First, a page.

Crime & Justice

Courts, trials and crime coverage for Austin and the Central Texas region.

Drunk Driving Awareness March

Apr 17, 2015
Anthony Green/KUT News

Austin police Chief Art Acevedo and Texas state representative Jason Villalba joined AAA Texas, community members and leaders Friday in honoring local lives lost to drinking and driving. 

A press conference was followed by a silent march around a cloud-covered Texas Capitol for the city's third annual March for Change. Last year, Texas drivers experienced more than 24,000 alcohol related crashes that resulted in over 1,000 deaths, according to the Texas Department of Transportation.

sopitas.com

Next week will be six months since 43 students from a rural teaching school disappeared in Southwest Mexico.

The government of Mexico says the students are dead.

But family members believe the government is misleading them. That's why some came to Texas hoping to keep their case alive.

Kate Ter Haar/flickr

The company that runs an immigrant prison in Raymondville, Tex., has lost its contract with the Federal Bureau of Prisons. The facility was nicknamed "Ritmo" – like Guantanamo Bay's Gitmo. But, the reported abuses that earned it its Gitmo-like reputation are not the reason why it lost its contract. The contract was revoked after a two-day riot broke out there last month.

Caleb Bryant Miller/KUT News

The American Civil Liberties Union (ACLU) wants the U.S. Department of Justice to investigate last month's riot at a private immigrant prison in Raymondville, Tex. That's because the ACLU does not believe the prison is able to do a good job investigating itself.

Eighty-Five Year Old Advocates for Marijuana Reform

Mar 5, 2015

Ann Lee, founder of Republicans Against Marijuana Prohibition (RAMP), says it was her son's health that prompted her activism.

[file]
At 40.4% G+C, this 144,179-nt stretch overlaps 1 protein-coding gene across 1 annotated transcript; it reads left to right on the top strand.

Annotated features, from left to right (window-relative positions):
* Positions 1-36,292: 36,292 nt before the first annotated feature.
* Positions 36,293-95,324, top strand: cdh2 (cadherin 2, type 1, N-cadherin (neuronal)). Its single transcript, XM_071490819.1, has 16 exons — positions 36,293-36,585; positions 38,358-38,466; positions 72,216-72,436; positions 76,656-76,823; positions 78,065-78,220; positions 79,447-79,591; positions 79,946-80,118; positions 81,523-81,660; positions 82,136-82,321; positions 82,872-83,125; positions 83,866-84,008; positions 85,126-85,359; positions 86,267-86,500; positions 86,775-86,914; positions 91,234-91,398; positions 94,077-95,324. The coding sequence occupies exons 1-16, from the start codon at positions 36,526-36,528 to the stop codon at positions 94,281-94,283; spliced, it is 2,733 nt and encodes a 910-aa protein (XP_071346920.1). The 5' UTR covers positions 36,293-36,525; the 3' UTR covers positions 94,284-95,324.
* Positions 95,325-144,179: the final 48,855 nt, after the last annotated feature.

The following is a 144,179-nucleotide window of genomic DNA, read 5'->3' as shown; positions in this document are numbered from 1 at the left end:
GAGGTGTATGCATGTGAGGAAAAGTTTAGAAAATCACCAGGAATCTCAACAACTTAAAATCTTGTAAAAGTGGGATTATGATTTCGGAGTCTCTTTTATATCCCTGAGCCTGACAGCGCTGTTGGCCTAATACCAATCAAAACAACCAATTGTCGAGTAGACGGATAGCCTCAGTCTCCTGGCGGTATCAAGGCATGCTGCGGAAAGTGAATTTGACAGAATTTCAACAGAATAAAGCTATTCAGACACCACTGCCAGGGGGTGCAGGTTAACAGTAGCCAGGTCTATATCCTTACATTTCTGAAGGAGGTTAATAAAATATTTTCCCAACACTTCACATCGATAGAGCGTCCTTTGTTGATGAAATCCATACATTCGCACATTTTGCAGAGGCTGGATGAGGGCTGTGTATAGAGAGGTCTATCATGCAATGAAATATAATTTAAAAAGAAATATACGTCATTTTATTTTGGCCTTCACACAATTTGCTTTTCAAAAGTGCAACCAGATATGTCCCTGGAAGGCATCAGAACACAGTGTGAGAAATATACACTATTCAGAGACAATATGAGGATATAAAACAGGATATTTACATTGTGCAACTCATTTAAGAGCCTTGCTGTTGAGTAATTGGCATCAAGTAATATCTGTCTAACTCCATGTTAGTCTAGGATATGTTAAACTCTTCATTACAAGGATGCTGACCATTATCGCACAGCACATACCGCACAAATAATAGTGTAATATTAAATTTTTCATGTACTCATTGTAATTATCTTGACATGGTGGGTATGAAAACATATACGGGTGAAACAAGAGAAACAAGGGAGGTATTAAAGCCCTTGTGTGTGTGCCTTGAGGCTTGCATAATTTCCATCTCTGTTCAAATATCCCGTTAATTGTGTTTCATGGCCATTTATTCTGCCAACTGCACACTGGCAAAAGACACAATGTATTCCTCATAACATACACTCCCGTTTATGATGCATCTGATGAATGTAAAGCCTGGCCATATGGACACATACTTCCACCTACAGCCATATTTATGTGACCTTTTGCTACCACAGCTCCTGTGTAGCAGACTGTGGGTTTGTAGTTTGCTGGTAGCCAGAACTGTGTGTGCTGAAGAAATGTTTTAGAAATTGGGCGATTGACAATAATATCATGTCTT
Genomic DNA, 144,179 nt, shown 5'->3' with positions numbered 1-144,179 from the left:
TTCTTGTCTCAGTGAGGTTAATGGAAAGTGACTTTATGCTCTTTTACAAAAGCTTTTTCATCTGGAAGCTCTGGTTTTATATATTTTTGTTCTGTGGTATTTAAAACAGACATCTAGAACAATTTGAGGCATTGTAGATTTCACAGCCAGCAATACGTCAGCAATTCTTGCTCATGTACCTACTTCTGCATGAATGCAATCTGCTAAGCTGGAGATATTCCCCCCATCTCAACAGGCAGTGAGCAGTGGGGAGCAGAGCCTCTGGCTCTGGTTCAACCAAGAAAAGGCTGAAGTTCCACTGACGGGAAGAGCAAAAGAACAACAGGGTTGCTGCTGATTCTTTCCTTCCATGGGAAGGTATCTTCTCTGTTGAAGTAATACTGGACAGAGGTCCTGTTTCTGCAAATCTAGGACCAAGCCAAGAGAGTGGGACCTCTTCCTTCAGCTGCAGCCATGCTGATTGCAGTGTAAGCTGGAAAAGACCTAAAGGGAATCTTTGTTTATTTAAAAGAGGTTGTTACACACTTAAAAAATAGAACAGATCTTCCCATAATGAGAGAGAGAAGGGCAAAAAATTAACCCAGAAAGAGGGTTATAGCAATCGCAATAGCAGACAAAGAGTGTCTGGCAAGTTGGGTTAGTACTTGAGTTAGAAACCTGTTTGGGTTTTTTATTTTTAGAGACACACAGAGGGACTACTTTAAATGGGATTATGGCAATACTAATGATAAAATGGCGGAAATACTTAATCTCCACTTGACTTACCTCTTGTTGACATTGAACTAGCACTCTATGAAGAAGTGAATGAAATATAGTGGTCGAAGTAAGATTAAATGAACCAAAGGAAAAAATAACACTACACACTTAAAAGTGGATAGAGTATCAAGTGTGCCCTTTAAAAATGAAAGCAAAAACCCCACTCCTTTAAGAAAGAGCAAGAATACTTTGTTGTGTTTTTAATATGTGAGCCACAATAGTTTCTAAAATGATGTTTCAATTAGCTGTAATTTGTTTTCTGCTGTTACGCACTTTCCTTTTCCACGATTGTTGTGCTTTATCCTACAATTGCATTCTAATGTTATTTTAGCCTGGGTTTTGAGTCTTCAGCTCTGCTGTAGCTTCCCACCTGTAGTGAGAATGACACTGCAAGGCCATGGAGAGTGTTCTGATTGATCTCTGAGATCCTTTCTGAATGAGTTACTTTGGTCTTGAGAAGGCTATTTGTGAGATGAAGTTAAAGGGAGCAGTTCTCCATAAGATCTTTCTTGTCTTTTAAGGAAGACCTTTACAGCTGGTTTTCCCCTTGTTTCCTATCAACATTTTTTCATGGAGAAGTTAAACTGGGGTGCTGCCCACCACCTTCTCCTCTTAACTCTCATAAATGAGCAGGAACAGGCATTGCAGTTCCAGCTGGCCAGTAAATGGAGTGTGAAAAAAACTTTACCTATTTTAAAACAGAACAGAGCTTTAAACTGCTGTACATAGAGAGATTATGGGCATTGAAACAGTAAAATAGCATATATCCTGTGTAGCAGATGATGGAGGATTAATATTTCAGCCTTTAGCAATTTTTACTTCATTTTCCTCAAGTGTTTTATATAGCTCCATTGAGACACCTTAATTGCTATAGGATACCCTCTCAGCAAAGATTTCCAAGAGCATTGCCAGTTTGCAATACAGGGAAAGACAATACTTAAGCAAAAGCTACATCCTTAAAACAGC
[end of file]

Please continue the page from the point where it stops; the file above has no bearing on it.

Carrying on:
A new bill in the Texas House of Representatives would strike all references to marijuana from state statutes. Representative David Simpson (R-Longview) filed House Bill 2165 on Monday. The bill would effectively end the state-wide prohibition of the drug.

ffion atkinson/flickr

Nothing puts the brakes on Austin drivers like winter weather. In a freeze last year, emergency services responded to more than 250 accidents, none of which were fatal, in one day. While the late starts at schools and offices across the city this morning preempted a slew of pileups, drivers in North Texas could see as much as four inches of snow from a cold snap that’s expected to last until tomorrow morning.

Suffice to say, there are sure to be a few accidents in Texas over the next few days, but, snow or no, a recent ruling from the Texas Supreme Court could affect court cases handling everything from fender benders to fatal accidents to faulty airbag lawsuits in courts.

Jaypeg21/flickr

Nearly 300 marijuana advocates gathered today at the Texas State Capitol to lobby for lower criminal penalties for possession, such as those proposed in House Bill 507, and for access to medical marijuana. 

KUT News

Victims of the 2009 Fort Hood shooting attack will be awarded Purple Heart medals for their service and sacrifice.

The Army announced in a press release that because of changes to the eligibility criteria for the medals, the victims of the attack on the Fort Hood Army Base can now receive the awards.

Filipa Rodrigues/KUT News

The U.S. Supreme Court Thursday put a stop to the upcoming execution of convicted killer Lester Bower.

Bower, 67, was scheduled to be executed in the Huntsville facility on Feb. 10, next Tuesday. He murdered four men at an airplane hangar outside of Dallas in 1983. He was one of the longest serving inmates on death row, having resided there for more than 30 years. The length of his stay may be one of the reasons that the court decided to halt the execution and consider the prisoner's three-part appeal.

Jury Selection Starts Thursday In Chris Kyle Murder Trial

Feb 5, 2015

Jury selection starts Thursday morning in the murder trial of the man accused of killing Chris Kyle -- the veteran Navy SEAL who’s the subject of the hit movie American Sniper.

Mark Britain/flickr

One of the men involved in the biggest prison break in Texas history is set to be put to death today for the murder of 29-year-old Aubrey Hawkins, an Irving police officer, in December 2000.